Whether you are house hunting, considering remodeling, or have lived in your home for decades, it’s important to know of any hidden and potential dangers within the home. Many homeowners or potential homeowners have little to no knowledge of asbestos, a mineral fiber that used to be added to a variety of building materials for strengthening and fireproof purposes. If you have heard of asbestos, you may have heard of it used on Navy vessels or in an industrial setting, but in reality, asbestos can be present anywhere, even in your home.
Asbestos, on its own, is typically not dangerous and even in most settings it remains harmless unless it becomes damaged, is manipulated, or removed. Improper handling of asbestos or damaged asbestos can lead to diseases such as mesothelioma, an aggressive lung cancer that has a tendency to show up decades after asbestos exposure.
Before you reconsider that remodeling job or are afraid to buy the home you fell in love with, check out areas where asbestos may be present and make a decision based on what you find.
Common Areas for Asbestos Use
First off, if you suspect that asbestos may be in your home, hire a professional home inspector. Home inspectors know what to look for and the areas in the home where asbestos is most likely to be present; remember, all homes are different and older homes may be more likely to have asbestos. The following areas include, but may not be limited to:
- Roof: Shingles and tar paper (or roof felting) may contain asbestos, but may not be an issue unless it’s damaged.
- Attic: If your home was built between 1919 and 1990, there’s a great possibility that your attic could contain vermiculite that is a popular form of insulation. Vermiculite, like asbestos, is a natural mineral and is typically harmless, but a majority of the vermiculite that was put into homes was tainted with asbestos.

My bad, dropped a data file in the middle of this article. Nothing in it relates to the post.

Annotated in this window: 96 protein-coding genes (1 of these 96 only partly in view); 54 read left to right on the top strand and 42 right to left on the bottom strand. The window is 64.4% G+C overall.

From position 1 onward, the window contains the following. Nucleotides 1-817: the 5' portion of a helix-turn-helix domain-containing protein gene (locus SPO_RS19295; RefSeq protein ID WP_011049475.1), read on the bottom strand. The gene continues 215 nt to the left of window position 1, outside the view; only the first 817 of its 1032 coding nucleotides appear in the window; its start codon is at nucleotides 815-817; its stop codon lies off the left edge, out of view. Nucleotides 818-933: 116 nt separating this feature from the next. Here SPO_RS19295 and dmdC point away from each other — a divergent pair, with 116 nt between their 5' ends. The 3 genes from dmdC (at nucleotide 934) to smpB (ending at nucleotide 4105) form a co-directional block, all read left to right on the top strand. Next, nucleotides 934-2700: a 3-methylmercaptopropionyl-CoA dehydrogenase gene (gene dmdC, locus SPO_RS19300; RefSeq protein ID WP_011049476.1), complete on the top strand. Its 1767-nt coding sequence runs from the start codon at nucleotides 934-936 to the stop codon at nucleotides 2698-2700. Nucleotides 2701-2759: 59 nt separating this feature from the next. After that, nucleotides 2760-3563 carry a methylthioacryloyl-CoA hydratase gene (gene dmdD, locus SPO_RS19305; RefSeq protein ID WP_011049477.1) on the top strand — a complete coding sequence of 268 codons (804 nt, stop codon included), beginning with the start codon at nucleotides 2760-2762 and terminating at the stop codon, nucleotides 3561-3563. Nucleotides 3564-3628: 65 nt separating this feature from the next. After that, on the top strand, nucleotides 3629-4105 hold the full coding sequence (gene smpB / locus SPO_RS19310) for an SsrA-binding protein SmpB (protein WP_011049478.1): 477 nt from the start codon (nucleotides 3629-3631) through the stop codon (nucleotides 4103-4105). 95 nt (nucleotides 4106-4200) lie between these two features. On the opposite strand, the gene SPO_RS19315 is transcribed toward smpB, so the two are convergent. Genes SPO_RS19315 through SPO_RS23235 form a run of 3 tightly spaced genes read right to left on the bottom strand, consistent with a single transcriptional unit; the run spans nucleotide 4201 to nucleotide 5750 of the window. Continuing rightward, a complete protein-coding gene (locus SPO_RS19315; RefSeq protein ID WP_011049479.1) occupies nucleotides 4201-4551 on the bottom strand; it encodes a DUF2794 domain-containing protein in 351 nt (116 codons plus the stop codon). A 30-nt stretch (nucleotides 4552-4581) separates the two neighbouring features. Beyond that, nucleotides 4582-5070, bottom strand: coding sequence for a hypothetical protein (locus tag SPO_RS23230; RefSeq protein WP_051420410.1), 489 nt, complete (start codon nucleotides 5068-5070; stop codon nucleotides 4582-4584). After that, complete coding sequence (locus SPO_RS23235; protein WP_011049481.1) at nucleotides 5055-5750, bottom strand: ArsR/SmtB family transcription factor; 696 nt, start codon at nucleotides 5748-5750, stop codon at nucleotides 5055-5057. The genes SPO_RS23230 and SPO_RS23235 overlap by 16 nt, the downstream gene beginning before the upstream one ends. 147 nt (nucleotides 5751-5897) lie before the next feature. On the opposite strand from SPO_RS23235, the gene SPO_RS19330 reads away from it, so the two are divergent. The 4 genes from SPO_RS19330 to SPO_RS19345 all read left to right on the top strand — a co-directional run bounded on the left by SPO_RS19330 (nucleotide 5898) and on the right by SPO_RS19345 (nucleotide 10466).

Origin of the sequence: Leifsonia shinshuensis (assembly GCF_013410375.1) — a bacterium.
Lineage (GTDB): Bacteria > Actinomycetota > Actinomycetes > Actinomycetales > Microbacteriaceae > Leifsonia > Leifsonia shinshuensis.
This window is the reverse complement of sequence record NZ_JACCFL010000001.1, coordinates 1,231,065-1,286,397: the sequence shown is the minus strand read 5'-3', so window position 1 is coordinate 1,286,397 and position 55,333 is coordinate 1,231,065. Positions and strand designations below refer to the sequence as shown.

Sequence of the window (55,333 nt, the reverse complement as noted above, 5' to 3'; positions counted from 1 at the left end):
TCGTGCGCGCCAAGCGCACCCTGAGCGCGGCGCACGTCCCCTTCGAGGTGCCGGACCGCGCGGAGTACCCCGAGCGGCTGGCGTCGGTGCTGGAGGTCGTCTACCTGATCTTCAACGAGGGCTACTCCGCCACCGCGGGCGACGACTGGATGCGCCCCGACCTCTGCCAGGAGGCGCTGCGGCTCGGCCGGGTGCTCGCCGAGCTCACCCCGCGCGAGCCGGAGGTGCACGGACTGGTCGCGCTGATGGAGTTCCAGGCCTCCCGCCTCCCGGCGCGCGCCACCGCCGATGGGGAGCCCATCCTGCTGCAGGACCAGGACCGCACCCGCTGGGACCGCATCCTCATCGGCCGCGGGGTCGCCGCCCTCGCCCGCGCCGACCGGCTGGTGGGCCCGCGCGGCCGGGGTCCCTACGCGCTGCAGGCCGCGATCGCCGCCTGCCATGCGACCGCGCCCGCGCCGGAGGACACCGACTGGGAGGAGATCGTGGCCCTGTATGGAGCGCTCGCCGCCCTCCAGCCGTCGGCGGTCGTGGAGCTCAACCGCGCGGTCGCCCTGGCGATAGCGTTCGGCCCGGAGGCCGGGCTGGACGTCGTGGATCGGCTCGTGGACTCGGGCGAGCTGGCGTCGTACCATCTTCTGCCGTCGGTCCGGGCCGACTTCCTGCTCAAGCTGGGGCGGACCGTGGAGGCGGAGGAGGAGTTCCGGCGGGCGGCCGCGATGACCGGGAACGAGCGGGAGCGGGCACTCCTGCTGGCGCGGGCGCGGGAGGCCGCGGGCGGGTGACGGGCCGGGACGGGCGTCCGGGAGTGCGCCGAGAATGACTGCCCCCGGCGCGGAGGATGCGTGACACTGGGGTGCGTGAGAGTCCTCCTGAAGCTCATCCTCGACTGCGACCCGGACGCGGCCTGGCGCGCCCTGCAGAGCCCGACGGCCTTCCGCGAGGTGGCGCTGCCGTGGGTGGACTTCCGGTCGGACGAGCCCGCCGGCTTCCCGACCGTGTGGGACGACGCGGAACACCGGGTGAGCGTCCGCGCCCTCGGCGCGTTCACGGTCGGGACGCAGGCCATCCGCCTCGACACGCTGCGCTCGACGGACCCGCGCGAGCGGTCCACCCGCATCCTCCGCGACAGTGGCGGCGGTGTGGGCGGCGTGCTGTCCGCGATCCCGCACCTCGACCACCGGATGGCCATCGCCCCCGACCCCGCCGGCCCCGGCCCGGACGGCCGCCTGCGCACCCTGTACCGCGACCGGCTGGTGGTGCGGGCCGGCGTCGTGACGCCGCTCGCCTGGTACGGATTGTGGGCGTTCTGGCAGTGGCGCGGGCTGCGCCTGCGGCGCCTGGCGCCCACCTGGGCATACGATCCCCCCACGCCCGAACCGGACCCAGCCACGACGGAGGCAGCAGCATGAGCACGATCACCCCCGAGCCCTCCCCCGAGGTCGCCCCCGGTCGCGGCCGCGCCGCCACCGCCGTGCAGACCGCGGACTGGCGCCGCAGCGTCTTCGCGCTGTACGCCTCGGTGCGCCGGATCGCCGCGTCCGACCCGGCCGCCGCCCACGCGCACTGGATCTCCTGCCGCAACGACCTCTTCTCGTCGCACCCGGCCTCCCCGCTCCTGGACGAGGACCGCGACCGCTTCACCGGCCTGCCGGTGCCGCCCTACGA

- Ceilings & Walls: If your ceiling has acoustic ceiling tiles or is textured, there’s a possibility that it could contain asbestos. Same for textured walls. Remember, as long as they are in good condition they are less likely to be dangerous than damaged ceilings and walls.
- Basement: Your basement can be a potential holding cell for asbestos containing materials, a lot depends on how your heat your home. For example, if your hot water and steam pipes may be coated with asbestos material. Oil and coal furnaces, as well as water heaters, may have asbestos insulation.
Other items with asbestos in your home may include vinyl flooring, gas fireplaces, and ironing pads.
The best way to prevent asbestos exposure is to avoid being around any areas of your home that may have it, even if it looks in good condition. For example, if you vermiculite in your attic, don’t store anything in your attic and never let young children play in the attic.
If you notice some insulation paper peeling on your water heater or a chunk of ceiling tile cracked, don’t attempt to remove or fix (no matter how tempted you are). Simply wearing a dust mask, gloves, and safety glasses is not safe enough from the risk you are taking when disturbing a damaged piece of asbestos. Asbestos can lead to malignant mesothelioma down the road- a type of lung cancer that has serious implications to our well-being. Always contact an asbestos removal professional and let them do the job properly and as safely as possible.